self.reviews_count = reviews_count
if reviews_count > 0
r = reviews.approved.average(:rating).to_f
v = reviews.approved.count.to_f
m = Spree::Review.approved.count.to_f
c = Spree::Review.approved.average(:rating).to_f
self.avg_rating = (v / (v+m)) * r + (m / (v+m)) * c
self.avg_rating = 0
As we mature and become better developers there’s a funny case of code we previously wrote taking on a certain amount of technical debt purely because we have more experience and knowledge on how to tackle the same problems. We’ve all been there, having gone back to look at code we thought was great at the time to only wonder what the hell we were thinking, or gone back to reduce a long method to a single line. Technical debt is inevitable if we continually seek to improve our skills.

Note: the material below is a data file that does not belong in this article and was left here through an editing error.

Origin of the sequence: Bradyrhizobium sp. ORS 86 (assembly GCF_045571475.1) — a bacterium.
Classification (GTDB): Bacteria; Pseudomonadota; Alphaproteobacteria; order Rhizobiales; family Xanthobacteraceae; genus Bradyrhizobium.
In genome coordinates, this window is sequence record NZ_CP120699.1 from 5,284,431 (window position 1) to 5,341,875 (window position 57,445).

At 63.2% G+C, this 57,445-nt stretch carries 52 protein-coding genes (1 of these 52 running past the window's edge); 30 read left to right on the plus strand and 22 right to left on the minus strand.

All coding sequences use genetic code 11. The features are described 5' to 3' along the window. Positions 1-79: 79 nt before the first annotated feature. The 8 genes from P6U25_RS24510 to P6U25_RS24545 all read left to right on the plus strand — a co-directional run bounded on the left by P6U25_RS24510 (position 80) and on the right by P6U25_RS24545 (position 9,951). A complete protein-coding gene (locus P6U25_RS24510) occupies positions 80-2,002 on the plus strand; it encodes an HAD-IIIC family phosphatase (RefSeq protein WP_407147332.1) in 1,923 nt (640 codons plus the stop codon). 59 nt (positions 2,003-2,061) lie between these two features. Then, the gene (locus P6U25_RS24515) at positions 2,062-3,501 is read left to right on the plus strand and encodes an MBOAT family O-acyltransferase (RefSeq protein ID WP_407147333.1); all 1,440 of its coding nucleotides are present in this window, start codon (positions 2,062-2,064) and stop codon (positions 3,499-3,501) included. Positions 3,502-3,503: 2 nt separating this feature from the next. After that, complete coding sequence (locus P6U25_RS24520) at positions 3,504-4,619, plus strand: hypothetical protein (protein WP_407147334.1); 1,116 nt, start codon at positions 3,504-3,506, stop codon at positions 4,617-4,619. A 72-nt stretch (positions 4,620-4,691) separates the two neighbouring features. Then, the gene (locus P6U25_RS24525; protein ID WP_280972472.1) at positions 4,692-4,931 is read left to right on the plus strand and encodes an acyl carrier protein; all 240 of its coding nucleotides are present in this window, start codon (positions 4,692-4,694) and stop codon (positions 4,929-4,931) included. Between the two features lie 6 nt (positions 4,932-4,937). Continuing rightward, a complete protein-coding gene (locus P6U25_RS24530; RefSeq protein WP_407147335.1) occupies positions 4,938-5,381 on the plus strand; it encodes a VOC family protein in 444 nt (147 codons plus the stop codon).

Fostering a team feeling when everyone is remote can be extremely difficult. It’s easy to feel like you are working in a total silo, and can be made worse if everyone is spread across distant timezones. Being able to function as a team is a key component to project success. Feeling isolated and alone when problems come up can make work frustrating and stressful at times. Here are a few ways to try and overcome that:
- Try and arrange core hours where the whole team is available and together on Skype/HipChat/Slack.
- A weekly call with everyone to update on work, issues and client feedback.